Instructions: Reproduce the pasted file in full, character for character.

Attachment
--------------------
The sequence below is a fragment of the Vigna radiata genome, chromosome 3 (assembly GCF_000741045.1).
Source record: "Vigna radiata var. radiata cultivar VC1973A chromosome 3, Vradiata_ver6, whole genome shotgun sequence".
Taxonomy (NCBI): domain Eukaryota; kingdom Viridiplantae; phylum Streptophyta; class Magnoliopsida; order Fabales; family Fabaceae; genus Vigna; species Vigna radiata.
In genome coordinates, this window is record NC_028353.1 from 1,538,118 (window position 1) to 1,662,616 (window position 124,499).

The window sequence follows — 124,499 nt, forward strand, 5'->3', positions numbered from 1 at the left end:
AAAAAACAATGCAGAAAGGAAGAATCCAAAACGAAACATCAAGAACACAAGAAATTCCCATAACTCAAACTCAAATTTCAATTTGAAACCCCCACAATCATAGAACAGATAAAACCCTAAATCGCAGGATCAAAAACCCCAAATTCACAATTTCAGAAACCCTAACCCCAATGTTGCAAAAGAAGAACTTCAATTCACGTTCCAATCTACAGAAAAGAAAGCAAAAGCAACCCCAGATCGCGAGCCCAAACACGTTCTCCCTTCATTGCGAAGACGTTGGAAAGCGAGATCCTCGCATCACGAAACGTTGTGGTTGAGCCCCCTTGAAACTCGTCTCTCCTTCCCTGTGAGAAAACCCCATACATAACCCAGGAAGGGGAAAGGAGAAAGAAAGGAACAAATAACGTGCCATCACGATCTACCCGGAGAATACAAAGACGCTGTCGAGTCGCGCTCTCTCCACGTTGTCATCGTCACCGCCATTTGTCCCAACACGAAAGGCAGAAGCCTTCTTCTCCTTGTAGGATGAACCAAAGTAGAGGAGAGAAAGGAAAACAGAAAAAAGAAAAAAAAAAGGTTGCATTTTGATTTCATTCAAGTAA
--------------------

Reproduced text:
The sequence below is a fragment of the Vigna radiata genome, chromosome 3 (assembly GCF_000741045.1).
Source record: "Vigna radiata var. radiata cultivar VC1973A chromosome 3, Vradiata_ver6, whole genome shotgun sequence".
Taxonomy (NCBI): domain Eukaryota; kingdom Viridiplantae; phylum Streptophyta; class Magnoliopsida; order Fabales; family Fabaceae; genus Vigna; species Vigna radiata.
In genome coordinates, this window is record NC_028353.1 from 1,538,118 (window position 1) to 1,662,616 (window position 124,499).

The window sequence follows — 124,499 nt, forward strand, 5'->3', positions numbered from 1 at the left end:
AAAAAACAATGCAGAAAGGAAGAATCCAAAACGAAACATCAAGAACACAAGAAATTCCCATAACTCAAACTCAAATTTCAATTTGAAACCCCCACAATCATAGAACAGATAAAACCCTAAATCGCAGGATCAAAAACCCCAAATTCACAATTTCAGAAACCCTAACCCCAATGTTGCAAAAGAAGAACTTCAATTCACGTTCCAATCTACAGAAAAGAAAGCAAAAGCAACCCCAGATCGCGAGCCCAAACACGTTCTCCCTTCATTGCGAAGACGTTGGAAAGCGAGATCCTCGCATCACGAAACGTTGTGGTTGAGCCCCCTTGAAACTCGTCTCTCCTTCCCTGTGAGAAAACCCCATACATAACCCAGGAAGGGGAAAGGAGAAAGAAAGGAACAAATAACGTGCCATCACGATCTACCCGGAGAATACAAAGACGCTGTCGAGTCGCGCTCTCTCCACGTTGTCATCGTCACCGCCATTTGTCCCAACACGAAAGGCAGAAGCCTTCTTCTCCTTGTAGGATGAACCAAAGTAGAGGAGAGAAAGGAAAACAGAAAAAAGAAAAAAAAAAGGTTGCATTTTGATTTCATTCAAGTAA